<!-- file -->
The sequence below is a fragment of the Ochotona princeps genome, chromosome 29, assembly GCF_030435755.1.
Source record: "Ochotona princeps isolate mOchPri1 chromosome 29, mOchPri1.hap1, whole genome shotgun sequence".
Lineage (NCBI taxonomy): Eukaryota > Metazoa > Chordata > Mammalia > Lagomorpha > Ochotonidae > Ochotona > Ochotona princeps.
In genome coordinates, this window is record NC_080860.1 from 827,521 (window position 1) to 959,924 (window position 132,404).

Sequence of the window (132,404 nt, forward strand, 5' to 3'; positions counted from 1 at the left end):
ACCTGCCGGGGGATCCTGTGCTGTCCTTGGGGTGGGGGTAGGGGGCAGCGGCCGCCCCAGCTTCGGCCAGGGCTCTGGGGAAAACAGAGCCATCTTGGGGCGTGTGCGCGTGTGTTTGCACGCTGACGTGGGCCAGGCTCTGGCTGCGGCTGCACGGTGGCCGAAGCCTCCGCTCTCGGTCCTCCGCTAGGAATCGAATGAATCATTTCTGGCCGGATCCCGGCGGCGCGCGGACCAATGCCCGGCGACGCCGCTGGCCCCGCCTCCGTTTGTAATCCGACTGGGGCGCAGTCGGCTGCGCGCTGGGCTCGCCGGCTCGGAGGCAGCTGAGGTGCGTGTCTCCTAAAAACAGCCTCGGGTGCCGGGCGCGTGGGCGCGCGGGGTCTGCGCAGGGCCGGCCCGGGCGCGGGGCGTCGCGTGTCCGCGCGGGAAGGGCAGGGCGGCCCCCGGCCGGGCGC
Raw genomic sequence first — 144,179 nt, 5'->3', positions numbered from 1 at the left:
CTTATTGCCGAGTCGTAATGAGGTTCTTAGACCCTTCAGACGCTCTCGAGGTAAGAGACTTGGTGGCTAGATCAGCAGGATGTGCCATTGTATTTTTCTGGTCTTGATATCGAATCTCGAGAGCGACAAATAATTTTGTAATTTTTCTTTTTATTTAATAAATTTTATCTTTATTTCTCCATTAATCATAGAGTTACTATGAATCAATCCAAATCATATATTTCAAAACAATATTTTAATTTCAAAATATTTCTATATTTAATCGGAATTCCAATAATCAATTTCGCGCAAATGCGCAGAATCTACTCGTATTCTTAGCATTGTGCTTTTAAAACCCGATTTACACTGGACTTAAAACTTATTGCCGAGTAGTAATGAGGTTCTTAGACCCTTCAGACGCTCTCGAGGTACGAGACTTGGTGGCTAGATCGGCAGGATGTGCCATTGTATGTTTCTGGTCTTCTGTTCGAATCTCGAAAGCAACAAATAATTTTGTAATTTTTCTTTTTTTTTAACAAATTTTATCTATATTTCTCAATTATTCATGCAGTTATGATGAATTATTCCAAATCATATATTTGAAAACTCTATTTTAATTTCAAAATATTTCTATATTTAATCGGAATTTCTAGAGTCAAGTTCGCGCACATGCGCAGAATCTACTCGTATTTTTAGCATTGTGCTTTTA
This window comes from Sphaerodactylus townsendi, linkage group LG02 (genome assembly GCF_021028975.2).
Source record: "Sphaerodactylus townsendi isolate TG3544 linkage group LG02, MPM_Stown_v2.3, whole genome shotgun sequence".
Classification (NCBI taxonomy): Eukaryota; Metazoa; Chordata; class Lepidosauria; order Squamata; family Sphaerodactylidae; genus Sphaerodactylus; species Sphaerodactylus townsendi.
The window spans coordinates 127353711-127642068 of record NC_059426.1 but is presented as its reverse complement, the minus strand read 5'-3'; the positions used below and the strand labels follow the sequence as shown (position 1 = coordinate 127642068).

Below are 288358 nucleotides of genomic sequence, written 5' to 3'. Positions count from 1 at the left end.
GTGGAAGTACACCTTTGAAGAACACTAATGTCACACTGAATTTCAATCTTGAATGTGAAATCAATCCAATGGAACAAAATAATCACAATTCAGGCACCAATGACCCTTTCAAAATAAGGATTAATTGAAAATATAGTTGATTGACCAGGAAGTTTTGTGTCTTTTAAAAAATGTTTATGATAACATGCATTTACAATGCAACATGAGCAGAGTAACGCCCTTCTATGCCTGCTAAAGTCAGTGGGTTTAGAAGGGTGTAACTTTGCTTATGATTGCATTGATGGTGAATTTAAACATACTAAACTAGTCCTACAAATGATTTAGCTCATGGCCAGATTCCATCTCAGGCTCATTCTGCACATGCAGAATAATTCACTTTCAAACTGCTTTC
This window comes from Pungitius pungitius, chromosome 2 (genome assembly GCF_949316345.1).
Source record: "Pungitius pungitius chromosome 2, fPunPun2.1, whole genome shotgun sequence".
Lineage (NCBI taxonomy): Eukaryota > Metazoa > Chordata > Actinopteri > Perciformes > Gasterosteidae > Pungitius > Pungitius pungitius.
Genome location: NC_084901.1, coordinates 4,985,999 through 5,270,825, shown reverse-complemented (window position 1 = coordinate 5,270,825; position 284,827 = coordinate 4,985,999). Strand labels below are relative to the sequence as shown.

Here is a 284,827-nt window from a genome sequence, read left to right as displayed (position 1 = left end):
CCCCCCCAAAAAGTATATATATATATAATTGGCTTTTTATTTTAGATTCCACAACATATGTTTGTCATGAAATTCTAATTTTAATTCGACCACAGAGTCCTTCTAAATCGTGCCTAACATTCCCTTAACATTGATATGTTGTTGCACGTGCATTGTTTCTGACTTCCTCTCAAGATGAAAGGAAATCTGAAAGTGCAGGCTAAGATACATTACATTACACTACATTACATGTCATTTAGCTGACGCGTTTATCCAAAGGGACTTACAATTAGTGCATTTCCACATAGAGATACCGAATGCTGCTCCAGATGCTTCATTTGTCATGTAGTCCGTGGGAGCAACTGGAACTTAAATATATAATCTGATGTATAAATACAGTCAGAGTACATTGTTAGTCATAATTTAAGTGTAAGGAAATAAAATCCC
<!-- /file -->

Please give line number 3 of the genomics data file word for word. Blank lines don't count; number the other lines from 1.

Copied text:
Lineage (NCBI taxonomy): Eukaryota > Metazoa > Chordata > Mammalia > Lagomorpha > Ochotonidae > Ochotona > Ochotona princeps.